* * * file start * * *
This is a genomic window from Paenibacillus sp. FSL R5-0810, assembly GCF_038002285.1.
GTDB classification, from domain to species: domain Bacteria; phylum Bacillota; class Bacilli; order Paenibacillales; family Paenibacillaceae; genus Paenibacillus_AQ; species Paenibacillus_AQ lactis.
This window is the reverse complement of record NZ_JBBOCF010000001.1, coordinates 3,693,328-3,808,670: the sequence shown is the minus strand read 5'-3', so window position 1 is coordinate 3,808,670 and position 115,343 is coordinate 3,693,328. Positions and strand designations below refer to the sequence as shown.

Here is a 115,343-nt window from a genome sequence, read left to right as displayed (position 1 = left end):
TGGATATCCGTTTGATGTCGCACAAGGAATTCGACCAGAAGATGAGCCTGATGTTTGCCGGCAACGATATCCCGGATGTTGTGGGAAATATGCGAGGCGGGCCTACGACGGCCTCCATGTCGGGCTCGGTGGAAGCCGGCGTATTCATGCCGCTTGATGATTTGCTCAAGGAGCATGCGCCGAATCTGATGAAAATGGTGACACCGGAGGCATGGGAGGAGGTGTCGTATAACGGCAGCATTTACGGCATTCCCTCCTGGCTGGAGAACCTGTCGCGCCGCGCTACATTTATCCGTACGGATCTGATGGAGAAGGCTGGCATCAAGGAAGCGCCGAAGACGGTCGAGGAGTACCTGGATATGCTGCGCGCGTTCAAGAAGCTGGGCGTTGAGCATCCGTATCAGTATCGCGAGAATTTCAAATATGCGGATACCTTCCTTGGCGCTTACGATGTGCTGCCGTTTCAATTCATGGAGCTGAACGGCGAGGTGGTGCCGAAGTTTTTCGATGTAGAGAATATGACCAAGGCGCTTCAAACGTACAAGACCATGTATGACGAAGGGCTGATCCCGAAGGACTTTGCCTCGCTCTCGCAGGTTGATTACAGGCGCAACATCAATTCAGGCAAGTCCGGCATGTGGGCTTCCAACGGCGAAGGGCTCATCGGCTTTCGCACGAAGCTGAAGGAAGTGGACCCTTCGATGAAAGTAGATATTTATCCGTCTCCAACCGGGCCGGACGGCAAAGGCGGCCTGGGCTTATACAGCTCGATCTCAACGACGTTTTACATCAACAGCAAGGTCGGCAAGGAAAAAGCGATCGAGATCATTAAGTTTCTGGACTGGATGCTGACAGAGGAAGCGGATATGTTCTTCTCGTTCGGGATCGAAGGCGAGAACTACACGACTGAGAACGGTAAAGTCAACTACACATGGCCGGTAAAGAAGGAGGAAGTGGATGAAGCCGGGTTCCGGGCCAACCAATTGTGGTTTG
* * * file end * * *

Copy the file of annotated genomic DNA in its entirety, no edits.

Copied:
This is a genomic window from Paenibacillus sp. FSL R5-0810, assembly GCF_038002285.1.
GTDB classification, from domain to species: domain Bacteria; phylum Bacillota; class Bacilli; order Paenibacillales; family Paenibacillaceae; genus Paenibacillus_AQ; species Paenibacillus_AQ lactis.
This window is the reverse complement of record NZ_JBBOCF010000001.1, coordinates 3,693,328-3,808,670: the sequence shown is the minus strand read 5'-3', so window position 1 is coordinate 3,808,670 and position 115,343 is coordinate 3,693,328. Positions and strand designations below refer to the sequence as shown.

Here is a 115,343-nt window from a genome sequence, read left to right as displayed (position 1 = left end):
TGGATATCCGTTTGATGTCGCACAAGGAATTCGACCAGAAGATGAGCCTGATGTTTGCCGGCAACGATATCCCGGATGTTGTGGGAAATATGCGAGGCGGGCCTACGACGGCCTCCATGTCGGGCTCGGTGGAAGCCGGCGTATTCATGCCGCTTGATGATTTGCTCAAGGAGCATGCGCCGAATCTGATGAAAATGGTGACACCGGAGGCATGGGAGGAGGTGTCGTATAACGGCAGCATTTACGGCATTCCCTCCTGGCTGGAGAACCTGTCGCGCCGCGCTACATTTATCCGTACGGATCTGATGGAGAAGGCTGGCATCAAGGAAGCGCCGAAGACGGTCGAGGAGTACCTGGATATGCTGCGCGCGTTCAAGAAGCTGGGCGTTGAGCATCCGTATCAGTATCGCGAGAATTTCAAATATGCGGATACCTTCCTTGGCGCTTACGATGTGCTGCCGTTTCAATTCATGGAGCTGAACGGCGAGGTGGTGCCGAAGTTTTTCGATGTAGAGAATATGACCAAGGCGCTTCAAACGTACAAGACCATGTATGACGAAGGGCTGATCCCGAAGGACTTTGCCTCGCTCTCGCAGGTTGATTACAGGCGCAACATCAATTCAGGCAAGTCCGGCATGTGGGCTTCCAACGGCGAAGGGCTCATCGGCTTTCGCACGAAGCTGAAGGAAGTGGACCCTTCGATGAAAGTAGATATTTATCCGTCTCCAACCGGGCCGGACGGCAAAGGCGGCCTGGGCTTATACAGCTCGATCTCAACGACGTTTTACATCAACAGCAAGGTCGGCAAGGAAAAAGCGATCGAGATCATTAAGTTTCTGGACTGGATGCTGACAGAGGAAGCGGATATGTTCTTCTCGTTCGGGATCGAAGGCGAGAACTACACGACTGAGAACGGTAAAGTCAACTACACATGGCCGGTAAAGAAGGAGGAAGTGGATGAAGCCGGGTTCCGGGCCAACCAATTGTGGTTTG